Suffolk County Girls Soccer Coaches Association



( S.C.G.S.C.A.  K4C  2015 LOGO )




What Coach Jesseca Kulesa and the Hauppauge Girls Soccer Program started as a fundraiser for the Making Headway Foundation in honor of their loved soccer family member COURTNEY TOMKIN has certainly turned into something even bigger.  With Courtney's spirit with us and the amazing efforts by many of Long Island's soccer student-athletes, parents, educational and local communities alike, the Kicks For Cancer fundraiser has turned into a collaborative effort ( headed by Coach Kulesa and the Hauppauge School Soccer Program along with contributing teams and communities of the Suffolk County Girls Soccer Coaches Association ) and has raised over $250,000 since 2008 for numerous Cancer Organizations and Local Families in need of help due to this illness and the hardships it brings.  

Contributions have been made to numerous local Organizations and Families, from the Making Headway Foundation to "Lauren Strong", from the American Cancer Society to the local Ronald McDonald House to name a few...The list goes on and on and on....Please join us in continuing our efforts in supporting the numerous organizations and local families who are in need of our help and continue to Fight For A Cure...Buy a raffle ticket, work off another brownie bought at a bake sale, buy and wear the pink with pride...Whatever your hometown team decides to do for a fundraiser for this cause, get involved...Cheer for them, perhaps support them monetarily if possible, ask to lend a hand at a fundraiser, get that car washed or even give em' a smile and tell them Well Done...There are sooooo many ways to get involved.  WE SIMPLY ASK YOU TO DO JUST THAT, GET INVOLVED...THINK BIG, ACT BIG AND THE RESULTS WILL BE BIG....Hauppauge has certainly proved that...Courtney has been and always will be an inspiration and yes she has affected thousands of lives in so many ways both on and off the pitch and continues to do so to this very day...THINK PINK...

Over 30 schools on long island participate in a "Kicks For Cancer" game.  Pink game shirts are worn that day and the memories of those affected by this disease are often recognized.  It has grown from one Hauppauge Team / Game all way into Nassau County as well as some of our local colleges.  Varsity, Junior Varsity, and even Middle School Teams as well as both the Girls and Boys teams are involved.  Ask your coach how you can help or what type of fundraiser your team has in mind.  The S.C.G.S.C.A. thanks you ahead of time for your support of this amazing cause.  Life lessons and team building practices are without a doubt fulfilled, experienced, remembered and enjoyed.







Hauppauge students remember cancer victim, 17


Even in the frigid cold, Courtney Tomkin warmed the hearts of her fellow classmates and staff at Hauppauge High School.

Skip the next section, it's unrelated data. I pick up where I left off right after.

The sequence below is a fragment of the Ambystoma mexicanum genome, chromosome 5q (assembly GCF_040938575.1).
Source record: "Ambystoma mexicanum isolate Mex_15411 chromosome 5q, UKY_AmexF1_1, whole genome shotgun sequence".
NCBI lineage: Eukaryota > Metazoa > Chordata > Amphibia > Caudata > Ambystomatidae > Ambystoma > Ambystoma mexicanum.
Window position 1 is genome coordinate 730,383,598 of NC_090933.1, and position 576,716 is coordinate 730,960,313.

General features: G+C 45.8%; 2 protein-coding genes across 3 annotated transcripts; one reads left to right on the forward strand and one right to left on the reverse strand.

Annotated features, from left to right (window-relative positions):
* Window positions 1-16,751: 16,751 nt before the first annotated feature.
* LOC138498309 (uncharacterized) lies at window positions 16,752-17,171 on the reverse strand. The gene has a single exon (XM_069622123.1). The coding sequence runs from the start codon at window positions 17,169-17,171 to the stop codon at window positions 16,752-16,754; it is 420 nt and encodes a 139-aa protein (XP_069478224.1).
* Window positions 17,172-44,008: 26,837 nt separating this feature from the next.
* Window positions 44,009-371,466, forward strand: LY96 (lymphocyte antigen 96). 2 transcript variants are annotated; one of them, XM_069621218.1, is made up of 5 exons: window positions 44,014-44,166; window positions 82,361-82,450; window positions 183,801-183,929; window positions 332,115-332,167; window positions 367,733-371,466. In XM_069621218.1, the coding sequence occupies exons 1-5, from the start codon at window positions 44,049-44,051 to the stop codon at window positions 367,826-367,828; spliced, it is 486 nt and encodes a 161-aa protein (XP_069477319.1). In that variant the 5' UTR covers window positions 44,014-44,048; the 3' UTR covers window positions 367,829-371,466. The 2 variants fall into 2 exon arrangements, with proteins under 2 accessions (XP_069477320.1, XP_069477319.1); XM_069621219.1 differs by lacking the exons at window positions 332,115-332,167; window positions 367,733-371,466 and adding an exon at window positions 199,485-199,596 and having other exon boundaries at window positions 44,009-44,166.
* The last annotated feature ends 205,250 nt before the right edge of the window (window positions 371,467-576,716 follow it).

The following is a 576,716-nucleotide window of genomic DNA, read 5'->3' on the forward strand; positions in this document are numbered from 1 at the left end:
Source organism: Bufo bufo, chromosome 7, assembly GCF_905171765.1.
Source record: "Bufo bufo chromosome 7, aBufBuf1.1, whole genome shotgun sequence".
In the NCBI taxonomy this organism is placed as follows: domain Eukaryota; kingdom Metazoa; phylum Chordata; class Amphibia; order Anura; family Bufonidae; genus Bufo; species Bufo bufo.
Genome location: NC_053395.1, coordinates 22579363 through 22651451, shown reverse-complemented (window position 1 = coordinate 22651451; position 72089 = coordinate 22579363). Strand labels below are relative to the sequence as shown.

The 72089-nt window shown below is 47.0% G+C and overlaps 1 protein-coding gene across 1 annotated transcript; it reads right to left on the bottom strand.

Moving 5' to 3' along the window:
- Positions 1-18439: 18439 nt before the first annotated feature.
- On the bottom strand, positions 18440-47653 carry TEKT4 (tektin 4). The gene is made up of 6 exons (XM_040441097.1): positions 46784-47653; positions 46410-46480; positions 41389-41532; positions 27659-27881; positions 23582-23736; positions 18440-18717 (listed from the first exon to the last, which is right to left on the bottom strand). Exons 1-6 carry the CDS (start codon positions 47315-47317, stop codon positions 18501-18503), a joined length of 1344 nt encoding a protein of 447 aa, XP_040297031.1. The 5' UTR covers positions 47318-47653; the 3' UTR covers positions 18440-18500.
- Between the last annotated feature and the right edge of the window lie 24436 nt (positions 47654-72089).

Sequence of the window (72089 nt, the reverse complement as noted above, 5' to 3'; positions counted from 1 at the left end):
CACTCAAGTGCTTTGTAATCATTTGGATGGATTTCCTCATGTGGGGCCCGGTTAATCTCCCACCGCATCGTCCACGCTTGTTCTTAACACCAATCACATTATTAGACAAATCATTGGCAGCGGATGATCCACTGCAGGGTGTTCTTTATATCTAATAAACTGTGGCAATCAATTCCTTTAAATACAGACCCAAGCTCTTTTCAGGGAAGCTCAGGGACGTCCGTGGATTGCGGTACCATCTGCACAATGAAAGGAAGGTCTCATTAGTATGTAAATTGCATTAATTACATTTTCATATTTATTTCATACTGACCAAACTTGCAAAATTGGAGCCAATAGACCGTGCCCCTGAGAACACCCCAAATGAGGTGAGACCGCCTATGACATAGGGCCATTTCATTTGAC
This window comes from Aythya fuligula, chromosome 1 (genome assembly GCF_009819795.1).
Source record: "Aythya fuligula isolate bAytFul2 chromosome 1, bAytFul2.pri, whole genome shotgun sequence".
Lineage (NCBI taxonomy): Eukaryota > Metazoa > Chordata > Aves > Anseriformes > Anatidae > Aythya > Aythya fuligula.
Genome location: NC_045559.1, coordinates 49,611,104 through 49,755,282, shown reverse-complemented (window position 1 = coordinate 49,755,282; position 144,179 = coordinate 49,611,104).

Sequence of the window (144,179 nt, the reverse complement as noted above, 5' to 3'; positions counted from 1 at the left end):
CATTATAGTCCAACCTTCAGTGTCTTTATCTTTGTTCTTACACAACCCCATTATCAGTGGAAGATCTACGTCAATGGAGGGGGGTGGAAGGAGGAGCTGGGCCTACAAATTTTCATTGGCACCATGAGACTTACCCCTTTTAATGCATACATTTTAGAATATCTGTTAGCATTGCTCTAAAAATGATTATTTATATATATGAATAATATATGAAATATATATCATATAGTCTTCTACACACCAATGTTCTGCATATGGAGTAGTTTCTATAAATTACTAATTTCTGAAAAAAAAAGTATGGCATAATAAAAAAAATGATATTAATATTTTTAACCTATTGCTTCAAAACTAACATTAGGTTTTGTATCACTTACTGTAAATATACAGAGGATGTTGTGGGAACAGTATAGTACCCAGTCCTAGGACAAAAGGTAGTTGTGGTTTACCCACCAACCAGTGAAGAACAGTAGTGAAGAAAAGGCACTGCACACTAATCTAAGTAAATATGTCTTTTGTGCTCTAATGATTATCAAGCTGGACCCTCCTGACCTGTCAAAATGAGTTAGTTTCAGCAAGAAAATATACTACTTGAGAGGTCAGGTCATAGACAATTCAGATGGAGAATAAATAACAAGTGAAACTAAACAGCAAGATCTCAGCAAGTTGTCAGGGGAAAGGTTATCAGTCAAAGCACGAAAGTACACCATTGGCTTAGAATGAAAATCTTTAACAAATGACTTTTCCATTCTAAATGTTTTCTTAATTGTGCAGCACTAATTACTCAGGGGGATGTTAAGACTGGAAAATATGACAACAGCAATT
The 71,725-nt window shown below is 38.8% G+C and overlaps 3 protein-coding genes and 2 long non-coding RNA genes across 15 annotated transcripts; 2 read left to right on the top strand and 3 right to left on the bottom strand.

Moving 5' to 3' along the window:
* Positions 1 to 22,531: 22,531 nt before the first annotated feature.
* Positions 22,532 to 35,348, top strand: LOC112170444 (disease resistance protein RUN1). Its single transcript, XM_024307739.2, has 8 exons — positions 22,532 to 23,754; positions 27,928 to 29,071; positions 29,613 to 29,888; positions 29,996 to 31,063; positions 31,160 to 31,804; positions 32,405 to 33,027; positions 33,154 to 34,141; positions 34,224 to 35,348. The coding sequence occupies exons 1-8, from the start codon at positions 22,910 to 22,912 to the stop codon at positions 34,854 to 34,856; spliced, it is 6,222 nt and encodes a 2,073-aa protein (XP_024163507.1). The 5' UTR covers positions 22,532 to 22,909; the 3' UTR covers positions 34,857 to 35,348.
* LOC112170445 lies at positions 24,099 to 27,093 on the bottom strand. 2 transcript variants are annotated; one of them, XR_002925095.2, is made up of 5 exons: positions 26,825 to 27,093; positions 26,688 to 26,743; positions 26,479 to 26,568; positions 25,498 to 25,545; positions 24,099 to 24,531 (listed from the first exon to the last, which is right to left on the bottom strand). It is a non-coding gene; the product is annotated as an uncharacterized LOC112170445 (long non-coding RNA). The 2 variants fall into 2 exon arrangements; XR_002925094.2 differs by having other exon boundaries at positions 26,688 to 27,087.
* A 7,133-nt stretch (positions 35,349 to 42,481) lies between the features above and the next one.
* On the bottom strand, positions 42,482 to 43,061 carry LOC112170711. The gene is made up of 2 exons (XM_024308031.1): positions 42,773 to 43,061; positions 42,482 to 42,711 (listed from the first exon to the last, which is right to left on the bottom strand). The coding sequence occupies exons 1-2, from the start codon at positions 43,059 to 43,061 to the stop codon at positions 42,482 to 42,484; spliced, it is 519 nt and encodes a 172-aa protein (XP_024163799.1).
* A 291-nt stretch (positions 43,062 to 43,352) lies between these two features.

At 11:53 a.m. Tuesday, with the flag at half-staff and the wind blowing, the hearse carrying Tomkin drove past hundreds of students who quietly and respectfully lined up along the driveway at their high school - and her high school, too. School officials temporarily halted classes as the procession went by.

Some students shivered as they silently wept. Others held onto one another as the 17-year-old student, who died Saturday of brain cancer, made her final trip to the school before the hearse drove to the burial.

"She is by far the strongest person I've ever met," said Jesseca Kulesa, head coach for the girl's varsity soccer team and a health teacher. "She had been out for six weeks in the spring, and she made every single assignment up. She never let anything slip."

Although she never played soccer for Hauppauge High School, Tomkin was the team's biggest fan, attending almost every game to cheer them on. She became so much a part of the team, Kulesa said, that the team ran a "Kicks for Cancer" fundraiser in her honor in October, raising $30,000 for the Making Headway Foundation and the American Cancer Society.

Even students at the district's middle school showed their respect, wearing the pink "Kicks for Cancer" T-shirts, or other pink shirts, to honor the perky high school senior, said a district spokeswoman Pam Donovan. Those who knew her said she managed to always keep her smile, even through the roughest part of her illness.

"I don't think I ever saw her sad or upset," said Alexis Gonzalez, Tomkin's close friend and organizer of the fundraiser. "I know that she has made me a better person, and that I have a better outlook on life because of her. . . . She has earned her wings, and now she's an angel."

Principal Christine O'Connor said Tomkin was a top student. Even during her illness, she took honors and Advanced Placement courses. "She was an inspiration to all of us," O'Connor said.

"We are so proud at the way this community has pulled together," said Superintendent Patricia Sullivan-Kriss, adding that Tomkins was especially well-loved by the close-knit students and staff, and that "we lost one of our daughters."